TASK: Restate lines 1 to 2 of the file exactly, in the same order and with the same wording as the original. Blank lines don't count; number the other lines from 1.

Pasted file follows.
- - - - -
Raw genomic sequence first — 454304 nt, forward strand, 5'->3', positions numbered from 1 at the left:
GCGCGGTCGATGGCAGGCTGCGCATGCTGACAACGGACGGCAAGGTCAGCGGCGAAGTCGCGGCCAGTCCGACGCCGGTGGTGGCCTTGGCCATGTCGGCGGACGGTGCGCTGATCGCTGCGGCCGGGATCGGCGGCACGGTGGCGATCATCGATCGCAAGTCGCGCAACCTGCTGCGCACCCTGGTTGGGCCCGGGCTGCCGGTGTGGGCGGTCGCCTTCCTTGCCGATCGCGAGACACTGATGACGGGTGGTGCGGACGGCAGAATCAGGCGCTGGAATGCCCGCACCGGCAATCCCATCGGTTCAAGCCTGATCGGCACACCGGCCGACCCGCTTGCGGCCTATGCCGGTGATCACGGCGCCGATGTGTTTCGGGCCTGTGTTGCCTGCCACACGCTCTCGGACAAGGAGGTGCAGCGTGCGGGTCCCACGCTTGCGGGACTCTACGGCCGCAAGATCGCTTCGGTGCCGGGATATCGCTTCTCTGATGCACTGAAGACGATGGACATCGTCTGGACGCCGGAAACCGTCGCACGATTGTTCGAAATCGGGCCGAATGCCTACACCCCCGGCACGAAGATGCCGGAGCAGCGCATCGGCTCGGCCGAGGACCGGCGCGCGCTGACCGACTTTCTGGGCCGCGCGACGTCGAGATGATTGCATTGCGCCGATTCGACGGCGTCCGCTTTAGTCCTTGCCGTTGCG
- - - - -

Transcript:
Raw genomic sequence first — 454304 nt, forward strand, 5'->3', positions numbered from 1 at the left:
GCGCGGTCGATGGCAGGCTGCGCATGCTGACAACGGACGGCAAGGTCAGCGGCGAAGTCGCGGCCAGTCCGACGCCGGTGGTGGCCTTGGCCATGTCGGCGGACGGTGCGCTGATCGCTGCGGCCGGGATCGGCGGCACGGTGGCGATCATCGATCGCAAGTCGCGCAACCTGCTGCGCACCCTGGTTGGGCCCGGGCTGCCGGTGTGGGCGGTCGCCTTCCTTGCCGATCGCGAGACACTGATGACGGGTGGTGCGGACGGCAGAATCAGGCGCTGGAATGCCCGCACCGGCAATCCCATCGGTTCAAGCCTGATCGGCACACCGGCCGACCCGCTTGCGGCCTATGCCGGTGATCACGGCGCCGATGTGTTTCGGGCCTGTGTTGCCTGCCACACGCTCTCGGACAAGGAGGTGCAGCGTGCGGGTCCCACGCTTGCGGGACTCTACGGCCGCAAGATCGCTTCGGTGCCGGGATATCGCTTCTCTGATGCACTGAAGACGATGGACATCGTCTGGACGCCGGAAACCGTCGCACGATTGTTCGAAATCGGGCCGAATGCCTACACCCCCGGCACGAAGATGCCGGAGCAGCGCATCGGCTCGGCCGAGGACCGGCGCGCGCTGACCGACTTTCTGGGCCGCGCGACGTCGAGATGATTGCATTGCGCCGATTCGACGGCGTCCGCTTTAGTCCTTGCCGTTGCG